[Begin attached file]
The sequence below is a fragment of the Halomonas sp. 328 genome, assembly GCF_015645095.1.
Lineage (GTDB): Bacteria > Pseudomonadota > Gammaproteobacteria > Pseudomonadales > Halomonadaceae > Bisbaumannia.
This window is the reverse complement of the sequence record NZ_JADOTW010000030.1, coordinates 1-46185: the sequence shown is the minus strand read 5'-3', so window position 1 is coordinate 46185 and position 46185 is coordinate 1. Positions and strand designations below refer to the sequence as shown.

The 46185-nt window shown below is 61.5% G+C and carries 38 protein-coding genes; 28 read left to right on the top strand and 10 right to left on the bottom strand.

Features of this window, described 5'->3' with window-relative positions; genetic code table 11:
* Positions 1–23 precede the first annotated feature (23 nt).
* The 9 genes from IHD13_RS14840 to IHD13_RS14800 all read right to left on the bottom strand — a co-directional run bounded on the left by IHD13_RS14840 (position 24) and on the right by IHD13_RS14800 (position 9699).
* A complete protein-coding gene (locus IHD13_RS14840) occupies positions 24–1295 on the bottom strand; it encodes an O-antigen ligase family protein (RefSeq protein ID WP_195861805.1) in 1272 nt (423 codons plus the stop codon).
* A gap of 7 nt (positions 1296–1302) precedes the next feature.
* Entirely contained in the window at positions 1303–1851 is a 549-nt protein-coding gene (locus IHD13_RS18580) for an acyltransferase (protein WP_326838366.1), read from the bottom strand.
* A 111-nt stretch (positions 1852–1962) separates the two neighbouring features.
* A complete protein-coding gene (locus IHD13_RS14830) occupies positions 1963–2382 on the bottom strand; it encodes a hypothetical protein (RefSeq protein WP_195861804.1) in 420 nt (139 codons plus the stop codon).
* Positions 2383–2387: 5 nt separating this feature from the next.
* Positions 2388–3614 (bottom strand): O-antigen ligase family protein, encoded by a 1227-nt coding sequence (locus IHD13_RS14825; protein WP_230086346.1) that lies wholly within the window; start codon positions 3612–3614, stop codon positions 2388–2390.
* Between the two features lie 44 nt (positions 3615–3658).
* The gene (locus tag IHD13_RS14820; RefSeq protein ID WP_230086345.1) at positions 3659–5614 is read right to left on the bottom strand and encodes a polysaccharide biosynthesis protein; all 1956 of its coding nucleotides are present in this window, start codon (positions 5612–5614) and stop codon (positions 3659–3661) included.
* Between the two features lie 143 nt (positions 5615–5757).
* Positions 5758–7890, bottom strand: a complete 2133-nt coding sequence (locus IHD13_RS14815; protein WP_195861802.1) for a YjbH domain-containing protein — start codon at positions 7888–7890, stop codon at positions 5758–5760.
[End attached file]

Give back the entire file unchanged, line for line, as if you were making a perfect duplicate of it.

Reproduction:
The sequence below is a fragment of the Halomonas sp. 328 genome, assembly GCF_015645095.1.
Lineage (GTDB): Bacteria > Pseudomonadota > Gammaproteobacteria > Pseudomonadales > Halomonadaceae > Bisbaumannia.
This window is the reverse complement of the sequence record NZ_JADOTW010000030.1, coordinates 1-46185: the sequence shown is the minus strand read 5'-3', so window position 1 is coordinate 46185 and position 46185 is coordinate 1. Positions and strand designations below refer to the sequence as shown.

The 46185-nt window shown below is 61.5% G+C and carries 38 protein-coding genes; 28 read left to right on the top strand and 10 right to left on the bottom strand.

Features of this window, described 5'->3' with window-relative positions; genetic code table 11:
* Positions 1–23 precede the first annotated feature (23 nt).
* The 9 genes from IHD13_RS14840 to IHD13_RS14800 all read right to left on the bottom strand — a co-directional run bounded on the left by IHD13_RS14840 (position 24) and on the right by IHD13_RS14800 (position 9699).
* A complete protein-coding gene (locus IHD13_RS14840) occupies positions 24–1295 on the bottom strand; it encodes an O-antigen ligase family protein (RefSeq protein ID WP_195861805.1) in 1272 nt (423 codons plus the stop codon).
* A gap of 7 nt (positions 1296–1302) precedes the next feature.
* Entirely contained in the window at positions 1303–1851 is a 549-nt protein-coding gene (locus IHD13_RS18580) for an acyltransferase (protein WP_326838366.1), read from the bottom strand.
* A 111-nt stretch (positions 1852–1962) separates the two neighbouring features.
* A complete protein-coding gene (locus IHD13_RS14830) occupies positions 1963–2382 on the bottom strand; it encodes a hypothetical protein (RefSeq protein WP_195861804.1) in 420 nt (139 codons plus the stop codon).
* Positions 2383–2387: 5 nt separating this feature from the next.
* Positions 2388–3614 (bottom strand): O-antigen ligase family protein, encoded by a 1227-nt coding sequence (locus IHD13_RS14825; protein WP_230086346.1) that lies wholly within the window; start codon positions 3612–3614, stop codon positions 2388–2390.
* Between the two features lie 44 nt (positions 3615–3658).
* The gene (locus tag IHD13_RS14820; RefSeq protein ID WP_230086345.1) at positions 3659–5614 is read right to left on the bottom strand and encodes a polysaccharide biosynthesis protein; all 1956 of its coding nucleotides are present in this window, start codon (positions 5612–5614) and stop codon (positions 3659–3661) included.
* Between the two features lie 143 nt (positions 5615–5757).
* Positions 5758–7890, bottom strand: a complete 2133-nt coding sequence (locus IHD13_RS14815; protein WP_195861802.1) for a YjbH domain-containing protein — start codon at positions 7888–7890, stop codon at positions 5758–5760.